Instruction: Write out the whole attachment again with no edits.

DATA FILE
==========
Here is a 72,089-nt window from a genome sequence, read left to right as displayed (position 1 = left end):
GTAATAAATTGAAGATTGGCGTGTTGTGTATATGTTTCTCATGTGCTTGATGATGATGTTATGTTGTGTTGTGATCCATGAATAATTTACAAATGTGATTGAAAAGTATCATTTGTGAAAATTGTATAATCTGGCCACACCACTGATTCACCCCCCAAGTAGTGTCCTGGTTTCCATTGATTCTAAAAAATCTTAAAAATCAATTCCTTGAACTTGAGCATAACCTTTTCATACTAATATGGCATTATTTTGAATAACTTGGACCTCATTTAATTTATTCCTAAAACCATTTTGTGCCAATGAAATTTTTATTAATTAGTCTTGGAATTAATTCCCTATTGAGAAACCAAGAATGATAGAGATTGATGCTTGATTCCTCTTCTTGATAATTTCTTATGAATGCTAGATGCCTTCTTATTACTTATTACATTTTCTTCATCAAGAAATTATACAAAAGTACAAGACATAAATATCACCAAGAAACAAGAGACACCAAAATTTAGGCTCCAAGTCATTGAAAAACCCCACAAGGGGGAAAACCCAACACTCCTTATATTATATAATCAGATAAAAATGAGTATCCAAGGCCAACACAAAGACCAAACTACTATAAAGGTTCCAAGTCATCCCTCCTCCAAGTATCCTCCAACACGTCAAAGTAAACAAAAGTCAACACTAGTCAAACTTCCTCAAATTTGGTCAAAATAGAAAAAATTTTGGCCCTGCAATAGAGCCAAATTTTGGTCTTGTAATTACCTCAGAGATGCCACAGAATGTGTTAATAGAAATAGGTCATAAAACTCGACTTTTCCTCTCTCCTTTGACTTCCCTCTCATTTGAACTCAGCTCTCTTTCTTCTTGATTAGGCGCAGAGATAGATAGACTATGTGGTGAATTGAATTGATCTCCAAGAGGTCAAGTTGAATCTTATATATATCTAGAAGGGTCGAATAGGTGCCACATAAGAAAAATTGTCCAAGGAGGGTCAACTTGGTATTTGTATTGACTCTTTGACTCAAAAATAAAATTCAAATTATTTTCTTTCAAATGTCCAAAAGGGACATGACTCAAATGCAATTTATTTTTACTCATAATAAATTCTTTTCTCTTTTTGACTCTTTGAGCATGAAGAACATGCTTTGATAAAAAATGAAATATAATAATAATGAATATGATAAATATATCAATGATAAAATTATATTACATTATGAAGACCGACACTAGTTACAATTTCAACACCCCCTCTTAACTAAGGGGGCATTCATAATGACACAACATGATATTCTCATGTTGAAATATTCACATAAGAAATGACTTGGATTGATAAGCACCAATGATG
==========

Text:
Here is a 72,089-nt window from a genome sequence, read left to right as displayed (position 1 = left end):
GTAATAAATTGAAGATTGGCGTGTTGTGTATATGTTTCTCATGTGCTTGATGATGATGTTATGTTGTGTTGTGATCCATGAATAATTTACAAATGTGATTGAAAAGTATCATTTGTGAAAATTGTATAATCTGGCCACACCACTGATTCACCCCCCAAGTAGTGTCCTGGTTTCCATTGATTCTAAAAAATCTTAAAAATCAATTCCTTGAACTTGAGCATAACCTTTTCATACTAATATGGCATTATTTTGAATAACTTGGACCTCATTTAATTTATTCCTAAAACCATTTTGTGCCAATGAAATTTTTATTAATTAGTCTTGGAATTAATTCCCTATTGAGAAACCAAGAATGATAGAGATTGATGCTTGATTCCTCTTCTTGATAATTTCTTATGAATGCTAGATGCCTTCTTATTACTTATTACATTTTCTTCATCAAGAAATTATACAAAAGTACAAGACATAAATATCACCAAGAAACAAGAGACACCAAAATTTAGGCTCCAAGTCATTGAAAAACCCCACAAGGGGGAAAACCCAACACTCCTTATATTATATAATCAGATAAAAATGAGTATCCAAGGCCAACACAAAGACCAAACTACTATAAAGGTTCCAAGTCATCCCTCCTCCAAGTATCCTCCAACACGTCAAAGTAAACAAAAGTCAACACTAGTCAAACTTCCTCAAATTTGGTCAAAATAGAAAAAATTTTGGCCCTGCAATAGAGCCAAATTTTGGTCTTGTAATTACCTCAGAGATGCCACAGAATGTGTTAATAGAAATAGGTCATAAAACTCGACTTTTCCTCTCTCCTTTGACTTCCCTCTCATTTGAACTCAGCTCTCTTTCTTCTTGATTAGGCGCAGAGATAGATAGACTATGTGGTGAATTGAATTGATCTCCAAGAGGTCAAGTTGAATCTTATATATATCTAGAAGGGTCGAATAGGTGCCACATAAGAAAAATTGTCCAAGGAGGGTCAACTTGGTATTTGTATTGACTCTTTGACTCAAAAATAAAATTCAAATTATTTTCTTTCAAATGTCCAAAAGGGACATGACTCAAATGCAATTTATTTTTACTCATAATAAATTCTTTTCTCTTTTTGACTCTTTGAGCATGAAGAACATGCTTTGATAAAAAATGAAATATAATAATAATGAATATGATAAATATATCAATGATAAAATTATATTACATTATGAAGACCGACACTAGTTACAATTTCAACACCCCCTCTTAACTAAGGGGGCATTCATAATGACACAACATGATATTCTCATGTTGAAATATTCACATAAGAAATGACTTGGATTGATAAGCACCAATGATG